Researchers at the California-based think tank, RAND Corporation, have come up with a strategy for the US aimed at "overextending" and "destabilising" Russia's economy and armed forces. The authors were inspired by a similar strategy developed in 1972 and aimed at directing the US-USSR competition to a direction, profitable for Washington, but costly for the Soviet Union. The think tank has suggested imposing "cost-imposing options" on Russia using its perceived "vulnerabilities", which at the same time won't pose great risks and costs to the US.
"Such cost-imposing options could place new burdens on Russia — ideally heavier burdens than would be imposed on the United States for pursuing those options", the research said.
As opposed to the anti-USSR strategy, RAND researchers point out that the military domain will not yield as many achievements in terms of overextending Russia, as before, but will be at the same time very costly for Washington, pointing out the militarisation of space as an example of a poor option.
The think tank has suggested intensifying economic pressure on Russia, continuing the trend of imposing sanctions, which as RAND acknowledges will only work if supported by other states and will still bear some costs for the US. Another option suggests rapidly increasing US oil output to press crude prices lower and thus decreasing Russia's revenues.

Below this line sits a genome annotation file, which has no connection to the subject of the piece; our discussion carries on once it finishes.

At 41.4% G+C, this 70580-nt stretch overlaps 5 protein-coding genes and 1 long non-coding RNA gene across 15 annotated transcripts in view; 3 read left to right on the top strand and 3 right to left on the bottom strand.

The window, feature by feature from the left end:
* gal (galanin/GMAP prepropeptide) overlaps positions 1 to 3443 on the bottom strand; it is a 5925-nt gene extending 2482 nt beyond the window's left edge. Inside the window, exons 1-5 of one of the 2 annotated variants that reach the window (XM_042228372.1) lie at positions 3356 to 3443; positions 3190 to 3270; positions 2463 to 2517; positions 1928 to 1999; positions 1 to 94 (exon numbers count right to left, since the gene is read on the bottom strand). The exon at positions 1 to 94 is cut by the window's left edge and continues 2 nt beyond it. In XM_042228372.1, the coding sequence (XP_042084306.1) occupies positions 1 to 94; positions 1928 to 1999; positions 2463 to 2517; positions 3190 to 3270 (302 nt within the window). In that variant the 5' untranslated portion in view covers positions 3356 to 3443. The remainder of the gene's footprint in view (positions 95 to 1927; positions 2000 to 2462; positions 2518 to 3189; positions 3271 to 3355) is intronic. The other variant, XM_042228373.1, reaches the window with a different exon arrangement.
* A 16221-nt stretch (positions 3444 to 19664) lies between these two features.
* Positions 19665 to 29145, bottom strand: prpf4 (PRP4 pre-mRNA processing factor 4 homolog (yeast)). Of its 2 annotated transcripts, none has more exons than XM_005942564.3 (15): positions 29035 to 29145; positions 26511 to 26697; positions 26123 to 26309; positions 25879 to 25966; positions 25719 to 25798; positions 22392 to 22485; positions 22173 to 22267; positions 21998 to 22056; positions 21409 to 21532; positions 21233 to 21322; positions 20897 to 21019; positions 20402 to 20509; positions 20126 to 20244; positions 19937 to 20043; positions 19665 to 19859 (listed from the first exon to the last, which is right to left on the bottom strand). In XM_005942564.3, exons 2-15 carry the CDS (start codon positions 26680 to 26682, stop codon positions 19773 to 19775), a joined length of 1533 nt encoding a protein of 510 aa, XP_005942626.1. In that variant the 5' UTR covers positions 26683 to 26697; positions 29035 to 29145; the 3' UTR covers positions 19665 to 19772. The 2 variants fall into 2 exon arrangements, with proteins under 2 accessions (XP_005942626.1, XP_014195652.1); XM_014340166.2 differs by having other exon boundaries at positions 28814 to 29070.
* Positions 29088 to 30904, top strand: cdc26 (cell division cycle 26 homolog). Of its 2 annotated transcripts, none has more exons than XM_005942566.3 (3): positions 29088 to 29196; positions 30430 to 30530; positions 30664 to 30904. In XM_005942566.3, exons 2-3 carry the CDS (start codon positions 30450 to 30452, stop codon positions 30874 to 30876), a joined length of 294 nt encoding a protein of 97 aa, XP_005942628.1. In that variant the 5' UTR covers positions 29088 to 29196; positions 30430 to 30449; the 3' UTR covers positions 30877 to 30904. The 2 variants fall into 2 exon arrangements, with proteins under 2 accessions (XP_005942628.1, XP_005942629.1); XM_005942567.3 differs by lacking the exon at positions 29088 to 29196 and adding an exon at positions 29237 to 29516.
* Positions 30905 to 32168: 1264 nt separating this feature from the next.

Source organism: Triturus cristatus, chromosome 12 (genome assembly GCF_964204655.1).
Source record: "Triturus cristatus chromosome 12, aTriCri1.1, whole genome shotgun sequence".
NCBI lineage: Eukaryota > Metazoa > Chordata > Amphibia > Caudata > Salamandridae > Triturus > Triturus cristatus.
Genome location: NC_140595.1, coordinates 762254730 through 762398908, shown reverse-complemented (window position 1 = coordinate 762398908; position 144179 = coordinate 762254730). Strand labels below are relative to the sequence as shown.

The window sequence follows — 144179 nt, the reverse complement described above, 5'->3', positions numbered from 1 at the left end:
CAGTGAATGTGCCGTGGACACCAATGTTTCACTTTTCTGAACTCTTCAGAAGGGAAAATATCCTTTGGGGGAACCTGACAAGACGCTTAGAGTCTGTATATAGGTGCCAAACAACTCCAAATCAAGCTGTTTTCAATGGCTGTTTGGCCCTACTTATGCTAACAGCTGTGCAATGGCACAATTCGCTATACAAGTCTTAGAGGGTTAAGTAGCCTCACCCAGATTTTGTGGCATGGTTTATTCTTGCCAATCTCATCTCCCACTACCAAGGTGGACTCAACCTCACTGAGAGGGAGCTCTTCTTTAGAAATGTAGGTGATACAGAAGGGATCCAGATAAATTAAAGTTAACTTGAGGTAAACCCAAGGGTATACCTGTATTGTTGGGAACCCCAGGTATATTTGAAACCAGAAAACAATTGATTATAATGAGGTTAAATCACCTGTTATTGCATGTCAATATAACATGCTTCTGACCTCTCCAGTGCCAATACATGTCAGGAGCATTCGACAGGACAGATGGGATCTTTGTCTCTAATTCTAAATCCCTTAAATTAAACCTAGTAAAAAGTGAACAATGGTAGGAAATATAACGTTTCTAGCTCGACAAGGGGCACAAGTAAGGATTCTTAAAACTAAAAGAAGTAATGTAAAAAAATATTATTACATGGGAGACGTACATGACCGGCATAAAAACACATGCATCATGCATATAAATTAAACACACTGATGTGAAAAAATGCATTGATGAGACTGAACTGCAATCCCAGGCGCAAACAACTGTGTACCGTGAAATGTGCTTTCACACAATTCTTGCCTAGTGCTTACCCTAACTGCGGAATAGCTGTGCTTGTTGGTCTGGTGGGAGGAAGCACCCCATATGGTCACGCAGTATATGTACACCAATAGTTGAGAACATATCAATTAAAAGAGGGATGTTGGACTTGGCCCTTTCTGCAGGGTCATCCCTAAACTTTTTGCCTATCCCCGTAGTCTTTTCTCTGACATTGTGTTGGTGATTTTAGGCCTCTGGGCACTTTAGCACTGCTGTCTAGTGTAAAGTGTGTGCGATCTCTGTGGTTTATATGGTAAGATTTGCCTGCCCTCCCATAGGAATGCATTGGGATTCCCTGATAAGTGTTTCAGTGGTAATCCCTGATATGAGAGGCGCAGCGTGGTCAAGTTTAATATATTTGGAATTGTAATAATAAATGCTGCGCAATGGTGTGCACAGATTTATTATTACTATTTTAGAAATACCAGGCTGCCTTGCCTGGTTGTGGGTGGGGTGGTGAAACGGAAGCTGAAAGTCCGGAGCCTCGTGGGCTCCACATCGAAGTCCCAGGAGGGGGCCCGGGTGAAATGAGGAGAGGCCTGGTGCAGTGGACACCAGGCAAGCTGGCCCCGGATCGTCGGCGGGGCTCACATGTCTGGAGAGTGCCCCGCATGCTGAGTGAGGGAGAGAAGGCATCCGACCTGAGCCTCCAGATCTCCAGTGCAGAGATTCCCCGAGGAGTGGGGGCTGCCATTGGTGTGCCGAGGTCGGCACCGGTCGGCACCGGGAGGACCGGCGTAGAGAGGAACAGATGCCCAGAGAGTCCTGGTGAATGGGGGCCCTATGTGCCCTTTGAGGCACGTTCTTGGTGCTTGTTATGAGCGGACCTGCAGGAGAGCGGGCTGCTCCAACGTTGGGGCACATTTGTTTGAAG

Apart from that, the researchers proposed Washington start an ideological and informational campaign within Russia in a bid to undermine the government's authority and "encourage domestic protests". The think tank additionally noted the possibility that such moves will actually work is low, while a potential response from Moscow could potentially be harsh.
The research also offers an array of diplomatic moves, poised to undermine Russia's positions, ranging from exclusion from non-UN formats like the G20, to arming Ukraine with lethal weapons and "flipping Transdniestria" and expelling the Russian military contingent from it.
Mulling possible actions in the military domain as part of this strategy, RAND suggests focusing research and development efforts on long-range strike jets and missiles, unmanned autonomous aircraft and new electronic warfare technologies.
The researchers although warn that any US action might bear potential high costs for the country and they should not be used to "extend Russia for its own sake". Instead, such a plan must be used within the broader context of national policy, suggesting defence, deterrence, and even cooperation, in case the two states' interests align.
The research comes amid an ongoing negative trend in US-Russian relations that started in 2014 following the political crisis in Ukraine.
The US and its European allies have since imposed a whole array of economic sanctions on Russia, under various pretexts. Moscow responded to their actions reciprocally, imposing mirror sanctions. Washington has additionally taken multiple steps in a bid to curb Russian military exports, threatening those interested in them with sanctions although with little success.
Moscow has repeatedly called on Washington to abandon its policies and resolve existing issues at the negotiating table, but the US has turned a deaf ear to such proposals so far.